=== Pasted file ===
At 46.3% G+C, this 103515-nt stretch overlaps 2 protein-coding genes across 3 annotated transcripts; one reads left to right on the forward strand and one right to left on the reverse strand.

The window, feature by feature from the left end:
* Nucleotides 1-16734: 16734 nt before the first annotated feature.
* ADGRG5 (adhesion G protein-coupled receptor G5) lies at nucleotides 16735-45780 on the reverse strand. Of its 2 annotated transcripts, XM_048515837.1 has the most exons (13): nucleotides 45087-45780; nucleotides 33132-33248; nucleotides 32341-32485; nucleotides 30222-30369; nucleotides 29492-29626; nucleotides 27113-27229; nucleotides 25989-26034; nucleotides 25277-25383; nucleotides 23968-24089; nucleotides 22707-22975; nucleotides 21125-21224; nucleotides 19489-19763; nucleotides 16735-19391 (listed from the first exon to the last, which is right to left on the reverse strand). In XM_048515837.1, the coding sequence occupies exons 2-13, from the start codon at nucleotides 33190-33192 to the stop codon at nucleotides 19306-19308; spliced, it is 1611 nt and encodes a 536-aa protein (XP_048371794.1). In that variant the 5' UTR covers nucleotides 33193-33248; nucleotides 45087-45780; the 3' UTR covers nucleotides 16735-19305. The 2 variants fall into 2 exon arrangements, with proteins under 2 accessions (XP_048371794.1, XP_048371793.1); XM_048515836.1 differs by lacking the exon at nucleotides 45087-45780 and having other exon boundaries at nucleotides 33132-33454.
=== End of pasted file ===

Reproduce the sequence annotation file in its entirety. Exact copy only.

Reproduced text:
At 46.3% G+C, this 103515-nt stretch overlaps 2 protein-coding genes across 3 annotated transcripts; one reads left to right on the forward strand and one right to left on the reverse strand.

The window, feature by feature from the left end:
* Nucleotides 1-16734: 16734 nt before the first annotated feature.
* ADGRG5 (adhesion G protein-coupled receptor G5) lies at nucleotides 16735-45780 on the reverse strand. Of its 2 annotated transcripts, XM_048515837.1 has the most exons (13): nucleotides 45087-45780; nucleotides 33132-33248; nucleotides 32341-32485; nucleotides 30222-30369; nucleotides 29492-29626; nucleotides 27113-27229; nucleotides 25989-26034; nucleotides 25277-25383; nucleotides 23968-24089; nucleotides 22707-22975; nucleotides 21125-21224; nucleotides 19489-19763; nucleotides 16735-19391 (listed from the first exon to the last, which is right to left on the reverse strand). In XM_048515837.1, the coding sequence occupies exons 2-13, from the start codon at nucleotides 33190-33192 to the stop codon at nucleotides 19306-19308; spliced, it is 1611 nt and encodes a 536-aa protein (XP_048371794.1). In that variant the 5' UTR covers nucleotides 33193-33248; nucleotides 45087-45780; the 3' UTR covers nucleotides 16735-19305. The 2 variants fall into 2 exon arrangements, with proteins under 2 accessions (XP_048371794.1, XP_048371793.1); XM_048515836.1 differs by lacking the exon at nucleotides 45087-45780 and having other exon boundaries at nucleotides 33132-33454.